Gary Miliefsky: Yes, you see the insurance companies that paid the claims, then they presented these alternative causes where they are saying that we want to be repaid. Let's say that there was a manufacturing defect in a car and that your insurance company covered it for you, they can go in search of the car manufacturer. So these documents are very similar as they are showing insurance companies trying to recover their losses for payments on September 11, and in recovering their losses, the questions that will be discovered are "who sued?" , "why did they report them?", "what information was discovered in these cases?", "they recovered their money and who paid them?".
Sputnik: how valuable are the data released by hackers?
Gary Miliefsky: It seems extremely valuable and I think that if they go out continuous layers, they will begin to paint an 11/11 post picture of how huge demands are paid and reimbursed, and what the parties are involved with, there are many big names in these documents.
Sputnik: Will it provide the public with more information that will differ from what we know about the September 11 attack?
Gary Miliefsky: It could paint a larger picture and could provide some alternative information or some more recent data that has never been made public, for any reason.
READ MORE: Deep State does not want to expose the full truth. Information on September 11th – Political scientist
Sputnik: How dangerous would you say is that the group is still able to continue its online hacking and extortion campaigns and, it seems, there's no way to stop them?
Gary Miliefsky: Well, you know, you look at people like Snowden, some people call him a patriot because he's exposed interception technology, other people call him a cyber-terrorist or a cyber criminal, with WikiLeaks people, they said good things, half of the world probably likes WikiLeaks website and the other half of the world no. It's very interesting, but what I like to watch is that knowledge and power and information are important and powerful for people; I do not think that getting information through criminal means is a good thing, but I think that more information is shared with citizens around the world on important events, the more we will be aware of not allowing this kind of thing to happen again in the future.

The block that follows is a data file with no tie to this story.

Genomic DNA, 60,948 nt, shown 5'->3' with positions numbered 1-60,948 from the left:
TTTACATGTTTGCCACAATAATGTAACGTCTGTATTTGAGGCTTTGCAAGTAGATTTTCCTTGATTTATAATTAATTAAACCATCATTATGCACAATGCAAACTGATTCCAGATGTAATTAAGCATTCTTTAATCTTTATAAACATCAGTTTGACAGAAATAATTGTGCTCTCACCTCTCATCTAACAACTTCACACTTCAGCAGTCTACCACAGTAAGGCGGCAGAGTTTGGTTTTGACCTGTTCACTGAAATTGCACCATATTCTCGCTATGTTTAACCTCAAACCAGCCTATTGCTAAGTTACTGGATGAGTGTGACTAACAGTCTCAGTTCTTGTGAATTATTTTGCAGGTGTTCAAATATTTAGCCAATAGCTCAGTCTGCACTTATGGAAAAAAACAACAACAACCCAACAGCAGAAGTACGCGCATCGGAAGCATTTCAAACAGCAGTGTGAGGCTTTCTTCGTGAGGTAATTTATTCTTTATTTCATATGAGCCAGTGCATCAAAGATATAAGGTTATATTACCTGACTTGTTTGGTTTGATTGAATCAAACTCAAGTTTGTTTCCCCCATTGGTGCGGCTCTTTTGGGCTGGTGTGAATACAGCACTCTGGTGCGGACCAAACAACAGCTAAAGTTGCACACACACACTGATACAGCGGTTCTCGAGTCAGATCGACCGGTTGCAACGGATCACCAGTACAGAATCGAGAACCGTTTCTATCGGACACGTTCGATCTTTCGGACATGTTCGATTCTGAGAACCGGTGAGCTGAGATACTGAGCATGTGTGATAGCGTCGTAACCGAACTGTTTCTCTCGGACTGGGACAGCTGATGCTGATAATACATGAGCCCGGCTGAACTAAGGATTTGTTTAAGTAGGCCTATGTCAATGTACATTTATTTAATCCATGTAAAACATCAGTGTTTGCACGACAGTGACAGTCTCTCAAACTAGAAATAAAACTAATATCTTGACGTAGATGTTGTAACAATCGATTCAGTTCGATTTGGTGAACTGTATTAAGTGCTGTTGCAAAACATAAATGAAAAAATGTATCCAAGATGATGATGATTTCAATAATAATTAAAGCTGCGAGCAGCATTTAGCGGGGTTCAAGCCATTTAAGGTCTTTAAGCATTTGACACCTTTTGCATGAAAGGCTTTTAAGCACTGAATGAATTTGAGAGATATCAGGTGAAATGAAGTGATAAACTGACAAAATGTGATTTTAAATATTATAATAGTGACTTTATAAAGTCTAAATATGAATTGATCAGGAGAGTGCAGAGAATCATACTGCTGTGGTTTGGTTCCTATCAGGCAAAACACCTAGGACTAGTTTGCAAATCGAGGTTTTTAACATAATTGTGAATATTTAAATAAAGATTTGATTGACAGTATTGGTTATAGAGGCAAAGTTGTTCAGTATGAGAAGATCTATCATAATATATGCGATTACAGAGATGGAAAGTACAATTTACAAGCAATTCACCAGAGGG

READ MORE: Deep State does not seem bothered by 9/11 File Hackers & # 39; Threats – Ex-USAF Colonel
Sputnik: Do you think we'll know soon, or could they sit on this information for a certain period of time?
Gary Miliefsky: The group stated that they will sit on it until more money is paid. They are purely a criminal organization that seeks to derive profits from this material and before other bitcoins are launched, the more they will go to the next level.
And the bitcoin address had, I believe, up to now maybe 16 to 20 transactions, maybe around $ 20,000 and then they said they have five levels, so we're only at level one, so the next layer that knows what they're going to do it, but I think they will try to pull out as much money as possible and perhaps the cost to see the next level is 10 times what we saw today. Who knows? It will be interesting to see how they get these cryptocurrencies flowing in their direction.
The opinions expressed in this article are those of the speaker and do not necessarily reflect those of Sputnik.